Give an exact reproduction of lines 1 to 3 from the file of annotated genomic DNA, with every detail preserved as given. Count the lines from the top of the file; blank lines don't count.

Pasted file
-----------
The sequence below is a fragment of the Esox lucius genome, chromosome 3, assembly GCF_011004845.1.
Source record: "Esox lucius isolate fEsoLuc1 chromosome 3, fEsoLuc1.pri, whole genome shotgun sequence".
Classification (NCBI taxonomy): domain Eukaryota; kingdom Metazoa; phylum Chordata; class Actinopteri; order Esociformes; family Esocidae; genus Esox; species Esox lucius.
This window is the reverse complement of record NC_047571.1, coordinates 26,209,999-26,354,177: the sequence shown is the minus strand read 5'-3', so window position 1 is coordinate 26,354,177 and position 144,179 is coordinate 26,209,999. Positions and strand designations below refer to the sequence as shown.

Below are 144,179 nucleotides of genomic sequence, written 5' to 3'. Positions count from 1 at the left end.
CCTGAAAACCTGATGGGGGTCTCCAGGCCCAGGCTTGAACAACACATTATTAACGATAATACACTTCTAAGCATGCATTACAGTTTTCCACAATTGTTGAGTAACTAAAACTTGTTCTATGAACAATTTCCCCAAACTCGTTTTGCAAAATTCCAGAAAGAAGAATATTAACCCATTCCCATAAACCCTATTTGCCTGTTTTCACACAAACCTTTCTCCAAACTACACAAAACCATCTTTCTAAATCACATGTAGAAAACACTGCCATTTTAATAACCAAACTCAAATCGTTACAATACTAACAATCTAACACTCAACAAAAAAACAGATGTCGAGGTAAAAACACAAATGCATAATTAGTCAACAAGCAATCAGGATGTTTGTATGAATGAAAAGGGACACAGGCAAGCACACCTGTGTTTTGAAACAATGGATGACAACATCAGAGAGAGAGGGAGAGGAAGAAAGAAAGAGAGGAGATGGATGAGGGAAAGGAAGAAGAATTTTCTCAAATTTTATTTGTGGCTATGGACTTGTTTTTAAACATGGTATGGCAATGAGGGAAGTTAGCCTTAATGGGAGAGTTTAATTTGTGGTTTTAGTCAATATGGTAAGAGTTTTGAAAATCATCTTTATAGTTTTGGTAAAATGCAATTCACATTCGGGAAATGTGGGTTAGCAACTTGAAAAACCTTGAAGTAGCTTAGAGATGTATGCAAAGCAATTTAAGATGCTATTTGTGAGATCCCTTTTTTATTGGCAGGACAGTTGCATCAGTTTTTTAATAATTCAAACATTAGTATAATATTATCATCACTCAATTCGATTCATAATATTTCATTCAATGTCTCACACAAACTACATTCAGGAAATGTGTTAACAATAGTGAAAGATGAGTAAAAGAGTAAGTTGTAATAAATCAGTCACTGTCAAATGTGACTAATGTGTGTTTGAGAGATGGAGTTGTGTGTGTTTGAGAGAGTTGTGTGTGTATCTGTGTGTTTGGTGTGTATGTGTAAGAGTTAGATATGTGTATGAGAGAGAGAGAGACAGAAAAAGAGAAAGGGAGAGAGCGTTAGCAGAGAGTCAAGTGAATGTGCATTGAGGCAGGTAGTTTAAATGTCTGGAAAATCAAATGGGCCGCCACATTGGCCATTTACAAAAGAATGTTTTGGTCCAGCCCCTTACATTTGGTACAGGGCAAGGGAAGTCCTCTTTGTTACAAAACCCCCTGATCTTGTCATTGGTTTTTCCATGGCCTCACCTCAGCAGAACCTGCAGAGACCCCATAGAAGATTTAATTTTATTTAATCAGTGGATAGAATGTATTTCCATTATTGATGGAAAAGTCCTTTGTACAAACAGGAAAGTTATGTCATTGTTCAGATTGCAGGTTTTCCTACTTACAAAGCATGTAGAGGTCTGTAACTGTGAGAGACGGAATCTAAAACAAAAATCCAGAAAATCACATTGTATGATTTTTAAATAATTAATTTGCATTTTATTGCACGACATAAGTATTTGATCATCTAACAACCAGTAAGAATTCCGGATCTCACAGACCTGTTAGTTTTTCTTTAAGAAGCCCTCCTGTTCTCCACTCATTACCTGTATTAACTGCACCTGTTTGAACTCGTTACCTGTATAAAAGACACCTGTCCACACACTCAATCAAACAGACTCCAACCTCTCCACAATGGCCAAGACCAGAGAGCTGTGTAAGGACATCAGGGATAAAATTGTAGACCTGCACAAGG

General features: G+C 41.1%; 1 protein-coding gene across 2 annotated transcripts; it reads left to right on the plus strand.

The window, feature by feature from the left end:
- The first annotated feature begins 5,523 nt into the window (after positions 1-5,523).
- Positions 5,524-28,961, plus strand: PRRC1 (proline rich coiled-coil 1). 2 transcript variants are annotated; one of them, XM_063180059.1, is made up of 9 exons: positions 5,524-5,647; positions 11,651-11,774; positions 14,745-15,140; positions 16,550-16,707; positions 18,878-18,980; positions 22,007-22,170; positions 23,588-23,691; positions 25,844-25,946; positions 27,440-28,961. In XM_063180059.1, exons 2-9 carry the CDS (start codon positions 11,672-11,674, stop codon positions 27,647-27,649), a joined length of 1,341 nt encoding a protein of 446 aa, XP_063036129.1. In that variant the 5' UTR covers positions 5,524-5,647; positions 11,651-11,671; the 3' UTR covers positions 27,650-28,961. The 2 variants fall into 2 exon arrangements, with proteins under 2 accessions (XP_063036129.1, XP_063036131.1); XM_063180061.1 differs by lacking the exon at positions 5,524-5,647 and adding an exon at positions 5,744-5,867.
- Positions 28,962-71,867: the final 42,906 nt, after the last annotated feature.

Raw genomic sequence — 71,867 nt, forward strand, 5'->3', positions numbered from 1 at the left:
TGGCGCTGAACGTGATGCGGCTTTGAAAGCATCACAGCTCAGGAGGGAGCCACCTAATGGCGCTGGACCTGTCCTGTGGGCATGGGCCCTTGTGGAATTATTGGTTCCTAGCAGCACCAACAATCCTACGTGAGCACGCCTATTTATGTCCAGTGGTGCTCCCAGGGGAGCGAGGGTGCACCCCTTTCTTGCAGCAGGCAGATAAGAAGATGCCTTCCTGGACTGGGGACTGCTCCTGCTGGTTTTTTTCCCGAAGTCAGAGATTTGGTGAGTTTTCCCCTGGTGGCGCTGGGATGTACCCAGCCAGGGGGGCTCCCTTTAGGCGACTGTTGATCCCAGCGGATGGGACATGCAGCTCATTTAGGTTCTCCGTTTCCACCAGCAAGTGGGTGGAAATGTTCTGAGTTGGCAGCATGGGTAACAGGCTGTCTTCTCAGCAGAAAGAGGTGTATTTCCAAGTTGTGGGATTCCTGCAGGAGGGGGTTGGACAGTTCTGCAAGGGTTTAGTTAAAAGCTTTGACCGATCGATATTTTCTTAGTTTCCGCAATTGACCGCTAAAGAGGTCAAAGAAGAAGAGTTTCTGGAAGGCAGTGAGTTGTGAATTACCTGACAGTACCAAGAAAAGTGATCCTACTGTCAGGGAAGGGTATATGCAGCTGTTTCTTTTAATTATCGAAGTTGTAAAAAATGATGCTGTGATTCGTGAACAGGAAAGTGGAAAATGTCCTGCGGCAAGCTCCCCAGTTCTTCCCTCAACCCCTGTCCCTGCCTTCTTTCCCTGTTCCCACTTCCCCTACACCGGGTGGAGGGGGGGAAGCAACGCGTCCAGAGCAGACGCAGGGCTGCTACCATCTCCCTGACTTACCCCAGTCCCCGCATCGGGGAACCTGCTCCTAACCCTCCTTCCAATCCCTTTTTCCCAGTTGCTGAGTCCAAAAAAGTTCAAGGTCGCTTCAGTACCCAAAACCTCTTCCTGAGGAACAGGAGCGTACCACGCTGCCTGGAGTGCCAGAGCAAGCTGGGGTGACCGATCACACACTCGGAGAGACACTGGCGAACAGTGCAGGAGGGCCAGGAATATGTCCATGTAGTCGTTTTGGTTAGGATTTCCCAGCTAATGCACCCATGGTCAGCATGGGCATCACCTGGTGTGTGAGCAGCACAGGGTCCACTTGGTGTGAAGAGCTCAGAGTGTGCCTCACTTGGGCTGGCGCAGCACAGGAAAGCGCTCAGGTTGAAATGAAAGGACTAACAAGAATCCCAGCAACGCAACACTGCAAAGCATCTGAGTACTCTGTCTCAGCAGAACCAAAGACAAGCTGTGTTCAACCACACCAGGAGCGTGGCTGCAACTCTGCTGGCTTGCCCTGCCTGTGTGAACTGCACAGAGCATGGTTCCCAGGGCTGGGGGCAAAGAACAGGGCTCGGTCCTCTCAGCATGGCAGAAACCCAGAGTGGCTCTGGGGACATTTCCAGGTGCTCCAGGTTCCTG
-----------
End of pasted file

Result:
The sequence below is a fragment of the Esox lucius genome, chromosome 3, assembly GCF_011004845.1.
Source record: "Esox lucius isolate fEsoLuc1 chromosome 3, fEsoLuc1.pri, whole genome shotgun sequence".
Classification (NCBI taxonomy): domain Eukaryota; kingdom Metazoa; phylum Chordata; class Actinopteri; order Esociformes; family Esocidae; genus Esox; species Esox lucius.